Hungarian Prime Minister Viktor Orbán delivered a Christmas message on December 23rd calling on the Hungarian people to respect their Christian traditions. It garnered much attention because of its defiant tone toward the European Union and its policies of multiculturalism.

Orbán stated, “We Europeans … live in a culture furnished by Christ’s teachings … We Hungarians rightly regard ourselves as a Christian nation.” The Prime Minister quoted József Antall, the first Prime Minister of post-communist Hungary: “In Europe, even atheists are Christian.”

But after 25 years, EU politicians and bureaucrats have rejected Antall’s philosophical observation. The EU policy of using the Schengen open borders arrangement to ease non-Christian migrants and refugees into Christian states is the point of conflict. Many EU politicians believe the EU is a new civilization, and that introducing non-Christian settlers will erase vestiges of the old civilization. For his part, Orbán is not buying it.

According to Mark’s gospel, Christ’s second commandment says ‘Love your neighbor as yourself.’ … Loving ourselves also means taking and protecting what we are and who we are.”

Orbán has been labeled a fascist by critics in left-wing social media, diplomatically seconded by western EU politicians. Erecting and policing a fence along Hungary’s southern border saved the nation from being inundated in 2015. But the EU has slapped Hungary with a court order to comply with migrant settlement or face legal consequences in 2018. Orbán had a poignant reply to the bureaucrats:

To love ourselves means that we love our country, our nation, our family, Hungarian culture and (Christian) European civilization. Within these frameworks, our freedom, the Hungarian freedom, unfolded and re-emerged again and again.”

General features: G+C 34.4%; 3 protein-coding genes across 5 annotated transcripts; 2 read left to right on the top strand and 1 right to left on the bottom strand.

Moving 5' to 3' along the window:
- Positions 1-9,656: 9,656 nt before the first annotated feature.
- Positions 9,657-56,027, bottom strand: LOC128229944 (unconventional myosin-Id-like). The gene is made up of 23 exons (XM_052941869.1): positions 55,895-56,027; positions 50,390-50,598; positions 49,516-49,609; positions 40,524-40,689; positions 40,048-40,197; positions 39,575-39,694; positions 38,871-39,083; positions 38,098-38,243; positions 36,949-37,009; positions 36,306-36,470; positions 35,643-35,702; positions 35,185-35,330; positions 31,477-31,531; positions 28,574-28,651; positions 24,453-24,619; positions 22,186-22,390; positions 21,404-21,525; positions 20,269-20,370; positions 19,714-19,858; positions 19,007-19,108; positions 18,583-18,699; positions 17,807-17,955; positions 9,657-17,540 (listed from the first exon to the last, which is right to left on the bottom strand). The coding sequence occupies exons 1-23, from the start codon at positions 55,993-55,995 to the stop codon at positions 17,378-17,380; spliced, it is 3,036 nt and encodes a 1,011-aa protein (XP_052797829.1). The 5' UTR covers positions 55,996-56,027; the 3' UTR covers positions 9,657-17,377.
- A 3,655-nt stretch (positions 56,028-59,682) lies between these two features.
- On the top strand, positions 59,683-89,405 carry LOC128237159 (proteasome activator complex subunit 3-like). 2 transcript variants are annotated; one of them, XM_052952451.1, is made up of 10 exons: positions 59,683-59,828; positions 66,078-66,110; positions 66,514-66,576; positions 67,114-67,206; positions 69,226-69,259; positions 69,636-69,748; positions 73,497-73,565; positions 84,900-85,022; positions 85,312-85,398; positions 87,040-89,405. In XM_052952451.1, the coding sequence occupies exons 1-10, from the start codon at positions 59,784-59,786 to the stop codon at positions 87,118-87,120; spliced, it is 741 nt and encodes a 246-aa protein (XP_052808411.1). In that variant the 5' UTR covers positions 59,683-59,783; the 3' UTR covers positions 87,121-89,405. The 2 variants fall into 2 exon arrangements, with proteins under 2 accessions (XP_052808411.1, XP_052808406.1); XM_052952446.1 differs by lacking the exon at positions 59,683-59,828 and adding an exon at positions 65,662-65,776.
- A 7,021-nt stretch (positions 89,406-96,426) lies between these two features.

What does Orbán mean by “unfolded and re-emerged”? Listeners may think of recent history, when Hungary chafed under communism for over 45 years. However, Hungary’s role as the battlefield for Christian and European civilization is nearly 15 times as old.

It was in 1366 that King Louis of Hungary first clashed with the Ottoman Turks. It heralded a conflict that really did not terminate until the final peace of Sistova in 1791. These 425 years of warfare turned populous, wealthy Hungary into an uninhabited desert. It became a battleground of two civilizations struggling for supremacy.

Hungarian refugees fled to the edges of their kingdom, seeking protection from the Holy Roman Emperors on one side, and the forests of Transylvania on the other. In the midst, violent Janissaries carried off the boys to become fanatical Islamic soldiers, while the girls became harem slaves. To this day, some village churches still bear the crescent of the Islamic conqueror as a reminder of what befell their nation. Hungary cannot forget its history. It is branded on their souls.

And this is why Prime Minister Orbán has been so defiant of the EU diktat. If Brussels cannot understand his motives, it is because it has not endured the yoke of Islam for as long as Hungary. Indeed, Brussels’ experience with a hostile non-Christian population is only beginning. Who can say what their feelings be like in 425 years?


Sidney Petron is a historian and political analyst currently situated in New Haven, Connecticut.

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